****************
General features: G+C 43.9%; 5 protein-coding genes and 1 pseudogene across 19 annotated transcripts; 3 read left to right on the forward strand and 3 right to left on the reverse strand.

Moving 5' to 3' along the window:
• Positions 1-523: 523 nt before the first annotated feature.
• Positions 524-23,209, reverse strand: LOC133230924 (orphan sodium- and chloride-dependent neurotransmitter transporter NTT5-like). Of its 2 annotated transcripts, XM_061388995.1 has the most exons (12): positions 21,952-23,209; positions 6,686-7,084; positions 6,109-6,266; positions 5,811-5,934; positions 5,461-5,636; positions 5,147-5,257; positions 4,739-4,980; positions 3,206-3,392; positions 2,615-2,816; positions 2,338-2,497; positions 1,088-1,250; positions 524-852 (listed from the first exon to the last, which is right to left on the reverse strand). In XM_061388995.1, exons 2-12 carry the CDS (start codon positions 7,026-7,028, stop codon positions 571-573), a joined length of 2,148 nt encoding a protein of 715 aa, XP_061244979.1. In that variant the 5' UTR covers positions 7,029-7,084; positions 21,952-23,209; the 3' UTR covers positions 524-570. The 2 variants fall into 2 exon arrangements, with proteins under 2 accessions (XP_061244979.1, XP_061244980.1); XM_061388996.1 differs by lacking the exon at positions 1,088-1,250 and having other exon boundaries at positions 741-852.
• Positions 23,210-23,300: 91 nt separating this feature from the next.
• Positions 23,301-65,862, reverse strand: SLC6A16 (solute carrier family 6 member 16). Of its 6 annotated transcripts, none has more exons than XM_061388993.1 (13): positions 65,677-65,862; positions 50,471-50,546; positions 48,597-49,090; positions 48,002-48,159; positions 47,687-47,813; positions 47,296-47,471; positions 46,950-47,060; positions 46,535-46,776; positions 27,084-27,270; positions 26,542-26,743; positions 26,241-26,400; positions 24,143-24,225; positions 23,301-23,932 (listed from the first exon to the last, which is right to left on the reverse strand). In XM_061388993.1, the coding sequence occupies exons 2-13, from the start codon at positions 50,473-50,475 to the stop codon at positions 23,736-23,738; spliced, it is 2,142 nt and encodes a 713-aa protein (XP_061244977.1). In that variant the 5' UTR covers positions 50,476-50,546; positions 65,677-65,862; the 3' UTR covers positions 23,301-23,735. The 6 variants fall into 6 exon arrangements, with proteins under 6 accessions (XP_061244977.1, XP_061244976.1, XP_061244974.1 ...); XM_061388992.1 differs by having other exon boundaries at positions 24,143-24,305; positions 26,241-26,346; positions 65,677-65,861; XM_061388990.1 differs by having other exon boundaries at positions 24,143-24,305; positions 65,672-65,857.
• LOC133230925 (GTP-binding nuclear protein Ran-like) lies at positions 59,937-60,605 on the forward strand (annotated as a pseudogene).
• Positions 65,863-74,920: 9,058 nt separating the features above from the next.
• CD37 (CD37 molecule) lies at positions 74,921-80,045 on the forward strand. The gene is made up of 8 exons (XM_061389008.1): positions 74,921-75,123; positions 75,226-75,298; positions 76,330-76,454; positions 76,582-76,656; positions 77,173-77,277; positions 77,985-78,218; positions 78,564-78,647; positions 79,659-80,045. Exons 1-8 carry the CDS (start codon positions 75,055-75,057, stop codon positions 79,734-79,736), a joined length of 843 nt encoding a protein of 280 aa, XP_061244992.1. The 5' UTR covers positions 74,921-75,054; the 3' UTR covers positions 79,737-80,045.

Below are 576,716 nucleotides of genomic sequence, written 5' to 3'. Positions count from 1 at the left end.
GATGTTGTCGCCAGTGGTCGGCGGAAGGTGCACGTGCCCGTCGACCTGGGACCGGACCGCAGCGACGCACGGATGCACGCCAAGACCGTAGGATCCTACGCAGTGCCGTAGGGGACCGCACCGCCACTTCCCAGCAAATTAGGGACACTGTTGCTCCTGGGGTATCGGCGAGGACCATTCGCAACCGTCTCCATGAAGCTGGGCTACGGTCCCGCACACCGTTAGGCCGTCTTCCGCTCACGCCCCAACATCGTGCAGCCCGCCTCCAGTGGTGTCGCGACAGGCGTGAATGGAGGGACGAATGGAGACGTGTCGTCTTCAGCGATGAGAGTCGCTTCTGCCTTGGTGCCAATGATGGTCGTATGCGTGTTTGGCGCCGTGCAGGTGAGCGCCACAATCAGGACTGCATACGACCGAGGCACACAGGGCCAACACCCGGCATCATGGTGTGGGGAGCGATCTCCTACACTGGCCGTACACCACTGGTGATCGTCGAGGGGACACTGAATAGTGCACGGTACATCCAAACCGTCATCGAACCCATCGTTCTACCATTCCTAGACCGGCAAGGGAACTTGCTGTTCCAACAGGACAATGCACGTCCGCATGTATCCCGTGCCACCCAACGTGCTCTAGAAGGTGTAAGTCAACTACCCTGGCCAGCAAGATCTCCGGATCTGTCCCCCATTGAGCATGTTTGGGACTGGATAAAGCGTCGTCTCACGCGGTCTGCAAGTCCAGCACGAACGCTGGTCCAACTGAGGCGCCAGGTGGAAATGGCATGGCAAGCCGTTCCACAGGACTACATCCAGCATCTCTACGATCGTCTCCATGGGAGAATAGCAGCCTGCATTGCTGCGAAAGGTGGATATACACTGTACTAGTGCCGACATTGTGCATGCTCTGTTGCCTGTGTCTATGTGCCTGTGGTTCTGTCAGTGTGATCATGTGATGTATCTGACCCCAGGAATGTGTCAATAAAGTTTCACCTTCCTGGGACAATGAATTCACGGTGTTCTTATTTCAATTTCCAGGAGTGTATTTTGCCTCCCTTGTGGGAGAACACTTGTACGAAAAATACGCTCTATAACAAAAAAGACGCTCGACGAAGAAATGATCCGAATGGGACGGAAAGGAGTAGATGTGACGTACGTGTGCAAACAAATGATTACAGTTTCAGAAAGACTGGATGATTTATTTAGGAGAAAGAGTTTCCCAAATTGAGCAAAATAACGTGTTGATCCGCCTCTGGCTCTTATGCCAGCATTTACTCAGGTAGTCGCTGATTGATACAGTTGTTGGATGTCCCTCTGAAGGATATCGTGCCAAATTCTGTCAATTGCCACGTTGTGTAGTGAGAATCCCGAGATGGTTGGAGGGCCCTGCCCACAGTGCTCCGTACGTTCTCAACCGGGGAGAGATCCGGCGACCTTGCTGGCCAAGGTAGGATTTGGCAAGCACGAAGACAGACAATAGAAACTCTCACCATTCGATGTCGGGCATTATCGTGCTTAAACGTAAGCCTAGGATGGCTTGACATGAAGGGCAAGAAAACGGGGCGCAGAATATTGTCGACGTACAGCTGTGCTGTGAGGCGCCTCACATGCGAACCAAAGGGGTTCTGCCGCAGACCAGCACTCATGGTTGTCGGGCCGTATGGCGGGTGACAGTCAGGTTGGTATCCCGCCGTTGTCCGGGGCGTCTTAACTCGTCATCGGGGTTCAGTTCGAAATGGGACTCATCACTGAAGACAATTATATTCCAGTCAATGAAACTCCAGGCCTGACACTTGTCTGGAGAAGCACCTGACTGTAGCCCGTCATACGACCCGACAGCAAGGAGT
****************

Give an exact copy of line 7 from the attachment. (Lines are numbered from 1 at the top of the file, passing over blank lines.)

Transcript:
• LOC133230925 (GTP-binding nuclear protein Ran-like) lies at positions 59,937-60,605 on the forward strand (annotated as a pseudogene).